Noel Gallagher has never been shy about wearing his influences firmly on his sleeve. While this is something that other artists often try their hardest to hide, Gallagher has always opted to lean into his influences wherever possible. Different tracks from varying parts of Noel’s career offer up an insight into the music which was making him tick at that moment in time, and The Rolling Stones are partly to thank for one stone-cold Oasis classic, as is T. Rex for another.
This criticism has often been a stick in which people have beaten Gallagher with, usually in an attempt to have a dig at his songwriting credentials. Oasis were continuously slammed by their critics as being a knock-off version of The Beatles and, on occasion, accused of bringing nothing new to the table. However, how often does a band completely reinvent the wheel by doing things which have nobody has achieved before? Most likely, if no group has ever attempted to sound like that, then there is probably a reason why.
The Beatles famously took influence from artists like Little Richard and Chuck Berry. John Lennon said on The Tomorrow Show in 1975: “People have always been trying to stamp out rock ‘n’ roll since it started, I always thought that it’s because it came from black music and the words had a lot of double entendre in the early days. It was all this ‘our nice white kids are gonna go crazy moving their bodies’, y’now the music got to your body, and The Beatles just carried it a bit further, made it a bit more white, even more than Elvis did because we were English,” he said with more than a pinch of honesty.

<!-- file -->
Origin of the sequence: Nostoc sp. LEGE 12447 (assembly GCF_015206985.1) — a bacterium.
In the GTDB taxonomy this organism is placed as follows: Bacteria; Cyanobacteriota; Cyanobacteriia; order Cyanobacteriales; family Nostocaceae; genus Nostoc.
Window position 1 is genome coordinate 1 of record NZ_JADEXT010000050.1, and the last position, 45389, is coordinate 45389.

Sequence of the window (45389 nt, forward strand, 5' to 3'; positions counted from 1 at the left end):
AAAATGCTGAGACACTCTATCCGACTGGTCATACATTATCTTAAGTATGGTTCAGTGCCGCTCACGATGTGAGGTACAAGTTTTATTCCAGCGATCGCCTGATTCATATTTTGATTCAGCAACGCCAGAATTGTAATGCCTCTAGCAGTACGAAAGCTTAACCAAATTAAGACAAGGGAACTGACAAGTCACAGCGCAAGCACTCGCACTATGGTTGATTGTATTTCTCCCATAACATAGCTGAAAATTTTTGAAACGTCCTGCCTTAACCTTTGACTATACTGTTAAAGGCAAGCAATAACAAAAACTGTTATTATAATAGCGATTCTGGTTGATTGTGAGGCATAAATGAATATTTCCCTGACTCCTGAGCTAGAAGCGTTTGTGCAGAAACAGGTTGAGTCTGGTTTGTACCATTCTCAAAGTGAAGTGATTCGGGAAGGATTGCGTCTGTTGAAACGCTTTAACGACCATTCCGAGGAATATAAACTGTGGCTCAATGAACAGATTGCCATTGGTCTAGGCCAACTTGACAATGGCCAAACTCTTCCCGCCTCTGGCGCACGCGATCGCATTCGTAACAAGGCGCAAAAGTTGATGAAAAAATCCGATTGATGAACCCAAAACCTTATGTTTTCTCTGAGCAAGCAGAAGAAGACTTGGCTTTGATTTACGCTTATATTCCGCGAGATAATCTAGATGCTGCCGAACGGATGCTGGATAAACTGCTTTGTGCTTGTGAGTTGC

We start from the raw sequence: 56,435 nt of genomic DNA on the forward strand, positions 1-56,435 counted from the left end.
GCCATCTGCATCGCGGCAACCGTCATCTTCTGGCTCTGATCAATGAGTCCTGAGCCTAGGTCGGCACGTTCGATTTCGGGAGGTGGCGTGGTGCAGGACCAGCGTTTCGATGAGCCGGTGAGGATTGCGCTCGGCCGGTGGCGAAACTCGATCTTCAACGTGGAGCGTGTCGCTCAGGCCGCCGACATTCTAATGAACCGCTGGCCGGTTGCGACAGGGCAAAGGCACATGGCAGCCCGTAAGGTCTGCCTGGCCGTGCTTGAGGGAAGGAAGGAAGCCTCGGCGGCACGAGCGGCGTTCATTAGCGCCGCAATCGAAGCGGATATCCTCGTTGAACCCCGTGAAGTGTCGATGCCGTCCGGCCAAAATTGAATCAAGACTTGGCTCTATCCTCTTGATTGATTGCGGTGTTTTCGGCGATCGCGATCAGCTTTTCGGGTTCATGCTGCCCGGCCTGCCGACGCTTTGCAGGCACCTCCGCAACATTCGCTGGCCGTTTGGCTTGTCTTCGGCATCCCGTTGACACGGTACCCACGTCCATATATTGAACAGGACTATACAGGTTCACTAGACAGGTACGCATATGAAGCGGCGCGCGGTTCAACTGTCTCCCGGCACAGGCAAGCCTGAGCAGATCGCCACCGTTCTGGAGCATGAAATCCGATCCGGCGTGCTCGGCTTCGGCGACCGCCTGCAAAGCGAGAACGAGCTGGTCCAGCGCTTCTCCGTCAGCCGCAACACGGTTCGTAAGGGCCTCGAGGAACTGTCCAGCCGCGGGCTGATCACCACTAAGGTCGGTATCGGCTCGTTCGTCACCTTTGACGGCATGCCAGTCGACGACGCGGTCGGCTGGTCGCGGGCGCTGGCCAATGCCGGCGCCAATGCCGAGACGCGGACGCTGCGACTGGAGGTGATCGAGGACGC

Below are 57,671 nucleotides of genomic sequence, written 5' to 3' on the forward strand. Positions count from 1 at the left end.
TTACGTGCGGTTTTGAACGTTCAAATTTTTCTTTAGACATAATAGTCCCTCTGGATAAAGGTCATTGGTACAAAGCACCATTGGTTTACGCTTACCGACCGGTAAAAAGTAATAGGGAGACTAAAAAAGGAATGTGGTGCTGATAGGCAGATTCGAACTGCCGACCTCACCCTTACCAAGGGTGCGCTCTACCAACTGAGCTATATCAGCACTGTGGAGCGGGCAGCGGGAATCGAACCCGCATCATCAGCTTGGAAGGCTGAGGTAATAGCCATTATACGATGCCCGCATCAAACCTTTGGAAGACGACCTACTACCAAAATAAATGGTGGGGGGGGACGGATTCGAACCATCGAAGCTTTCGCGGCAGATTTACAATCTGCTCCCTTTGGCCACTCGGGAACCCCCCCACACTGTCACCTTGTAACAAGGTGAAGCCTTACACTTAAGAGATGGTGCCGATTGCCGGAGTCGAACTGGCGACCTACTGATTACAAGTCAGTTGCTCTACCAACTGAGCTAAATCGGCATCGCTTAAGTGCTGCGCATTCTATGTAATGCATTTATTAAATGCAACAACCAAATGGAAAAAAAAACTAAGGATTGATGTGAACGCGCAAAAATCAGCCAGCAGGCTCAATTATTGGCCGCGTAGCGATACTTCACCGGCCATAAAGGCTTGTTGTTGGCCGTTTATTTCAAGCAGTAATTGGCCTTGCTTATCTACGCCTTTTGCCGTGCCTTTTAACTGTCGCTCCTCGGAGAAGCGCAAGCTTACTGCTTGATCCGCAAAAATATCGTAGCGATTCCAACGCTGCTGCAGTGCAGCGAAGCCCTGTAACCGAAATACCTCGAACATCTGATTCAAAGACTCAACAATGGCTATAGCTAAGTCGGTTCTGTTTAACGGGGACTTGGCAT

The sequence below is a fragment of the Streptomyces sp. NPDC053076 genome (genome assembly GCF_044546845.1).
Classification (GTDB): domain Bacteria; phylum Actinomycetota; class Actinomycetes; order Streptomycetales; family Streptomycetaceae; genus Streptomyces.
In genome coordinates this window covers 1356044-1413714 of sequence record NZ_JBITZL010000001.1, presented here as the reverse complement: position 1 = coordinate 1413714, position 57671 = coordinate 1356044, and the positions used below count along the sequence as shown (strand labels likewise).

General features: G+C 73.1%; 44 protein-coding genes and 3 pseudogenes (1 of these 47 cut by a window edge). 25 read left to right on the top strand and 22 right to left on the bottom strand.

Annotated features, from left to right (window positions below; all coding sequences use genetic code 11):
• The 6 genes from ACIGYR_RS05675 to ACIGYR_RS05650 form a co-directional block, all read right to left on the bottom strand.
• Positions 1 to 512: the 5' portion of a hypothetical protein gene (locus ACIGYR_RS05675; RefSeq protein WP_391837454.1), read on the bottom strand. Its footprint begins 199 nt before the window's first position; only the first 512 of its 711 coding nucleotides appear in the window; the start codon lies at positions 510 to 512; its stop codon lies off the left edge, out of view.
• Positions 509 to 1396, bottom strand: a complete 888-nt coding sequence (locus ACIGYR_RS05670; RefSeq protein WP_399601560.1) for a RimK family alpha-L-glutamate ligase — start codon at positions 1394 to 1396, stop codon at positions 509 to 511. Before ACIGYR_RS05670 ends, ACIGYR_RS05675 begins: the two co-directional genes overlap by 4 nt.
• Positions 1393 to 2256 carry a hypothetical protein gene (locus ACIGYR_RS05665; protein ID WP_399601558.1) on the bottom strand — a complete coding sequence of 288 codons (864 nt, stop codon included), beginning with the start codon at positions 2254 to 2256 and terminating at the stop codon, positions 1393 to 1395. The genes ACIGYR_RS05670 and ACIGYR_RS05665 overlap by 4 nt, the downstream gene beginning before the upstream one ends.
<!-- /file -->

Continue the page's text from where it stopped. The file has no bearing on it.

On how other bands directly inspire songs, Noel recalled to the Sodajerker podcast in 2017: “I’m not expecting nobody to notice, it’s kind of like these are my influences, this is where it comes from, this is not art. It’s just channelling something else. I was always from the school of music, where if I wrote a song and I thought it sounded like T. Rex then I’d make it sound more like T. Rex, but other songwriters make it sound the opposite.
“I’ve never shied away from that, and most people with a good record collection could do what I though. You’re just like a fan making music from a fan’s perspective, and when you get it wrong, you do fall completely flat on you’re fucking face, and nobody has fallen flatter than I have down the years,” Noel eloquently added from experience.
“When you get it right it becomes something new almost, so for instance ‘Cigarettes and Alcohol’. That riff is clearly T. Rex, but I can assure you he got it from somewhere else, it’s a standard blues thing, but it became something new for a new generation. When you get it right it becomes something new, when you get it wrong it can be a pastiche, and I’ve done both. ‘Live Forever’ was inspired by ‘Shine A Light’ by The Stones, and that became something new. I don’t shy away from that. I chase it if anything,” Gallagher frankly admitted.
It seems unfair to diminish Noel Gallagher for his honesty about trying to attempt to emulate his heroes by creating something new out of the ashes of old. ‘Live Forever’ is perhaps Gallagher’s magnum opus, which is saying something and, if he needed to be inspired by behemoths like The Rolling Stones or T. Rex to unlock the creativity within himself, then that’s quite alright. Also, it would be more than a little bit cheeky if The Rolling Stones dared complain about an artist overtly wearing their influences on their sleeve with their track record on the subject.
Listen to Gallagher’s appearance on the Sodajerker podcast, below.